Next day was spent exploring the maze of callas or alleyways which pass for ‘main streets’ in Venice:

Evening brought us back to San Marco and our favourite ‘hot chocolate’ cafe, as clouds began to gather and threaten a damp day ahead:

On the way back to our vaporetto stop we stumbled across “the most beautiful bookshop in the world”. Definitely the most remarkable bookshop I’ve ever visited. And just to emphasise that you are in Venice, it even has a gondola full of books:

…and I have to say I found the most amazing collection of material; even bought a rare but incredibly useful report about wetlands (daughter eye-rolling at this point)…

Next day was a shopping and museum day because the threatened drizzle had arrived. Murano looked even more like a place of the waters beneath the drizzle:

The Venice Natural History Museum was a delight, with some beautifully displayed material. Here’s a trilobite, with its tracks still preserved:

…and a delicate dragonfly from 350 million years ago, preserved in fine silt:

The exit atrium is dominated by this beautifully displayed blue whale skeleton (is this where London’s Natural History Museum got the idea from?):

The view from the Rialto bridge emphasized the thickening clouds:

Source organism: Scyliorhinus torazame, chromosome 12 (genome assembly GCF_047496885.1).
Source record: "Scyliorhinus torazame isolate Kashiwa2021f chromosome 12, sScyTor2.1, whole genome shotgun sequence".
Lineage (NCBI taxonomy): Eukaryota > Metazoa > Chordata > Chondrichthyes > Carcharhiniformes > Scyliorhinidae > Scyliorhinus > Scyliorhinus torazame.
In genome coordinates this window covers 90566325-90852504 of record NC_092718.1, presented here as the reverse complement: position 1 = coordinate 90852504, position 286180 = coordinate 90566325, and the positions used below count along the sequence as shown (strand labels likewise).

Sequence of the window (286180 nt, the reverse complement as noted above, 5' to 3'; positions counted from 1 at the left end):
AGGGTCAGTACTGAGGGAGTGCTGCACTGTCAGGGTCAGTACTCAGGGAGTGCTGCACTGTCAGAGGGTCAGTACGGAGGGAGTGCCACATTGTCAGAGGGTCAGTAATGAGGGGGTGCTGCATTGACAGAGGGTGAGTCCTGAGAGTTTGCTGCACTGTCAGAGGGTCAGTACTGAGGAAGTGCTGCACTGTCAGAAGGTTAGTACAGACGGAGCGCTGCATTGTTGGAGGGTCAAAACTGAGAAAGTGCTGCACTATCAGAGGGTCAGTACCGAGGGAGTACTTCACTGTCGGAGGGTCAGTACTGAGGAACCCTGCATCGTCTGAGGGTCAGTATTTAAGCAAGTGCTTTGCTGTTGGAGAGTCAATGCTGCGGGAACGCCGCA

…and by evening the rain was coming down fairly steadily, so we repaired to San Marco and our ‘hot chocolate cafe’ again:

The vaporetto back to Murano took on an eerie aspect when we passed a superyacht lit up like something from outer space:

…then being apparently stalked by a boat with an eerie blue glow, the eerieness in no way dispelled when it drifted close and waited, apparently empty as an abandoned spaceship, as we disgorged passengers at various stops without ever using those stops itself:

It drifted off mysteriously into the night as we headed into the darkness of the lagoon towards Murano, from where the Phare of Murano (lighthouse) was sending out beams which pierced the increasingly heavy squalls of rain:

For our final half-day we visited the Museum of Glass on Murano. I wasn’t expecting anything too thrilling but was keen to know why Murano had ended up as a glass-making centre. I emerged an hour later, none the wiser but deeply impressed by some of the glassware on display, and the videos of techniques are amazing. All this is done quite literally by brute-force artistry (glass is heavy and it’s necessary to work fast!). No clever machines involved at all, just human sweat and skill:

The less said about the journey home the better. Suffice it to say that this is the landscape approaching Beauvais (Paris) Airport, rather than Stansted (and a day later than booked), from which we had to make our own way back to Stansted (via crowded coach, crowded Eurostar, tube and train). Thanks, Ryanair…

However, Venice…? Quite extraordinary…!
Happy New Year 🙂

Author: Richard Lindsay

Having worked for 20 years in the UK statutory nature conservation agencies as Peatland Specialist in the Chief Scientist Team, I then moved to the University of East London where I ran the nature conservation degrees for several years. Now I mainly undertake research and support peatland conservation activities, including the IUCN UK Peatland Programme, within UEL's Sustainability Research Institute. I also paint.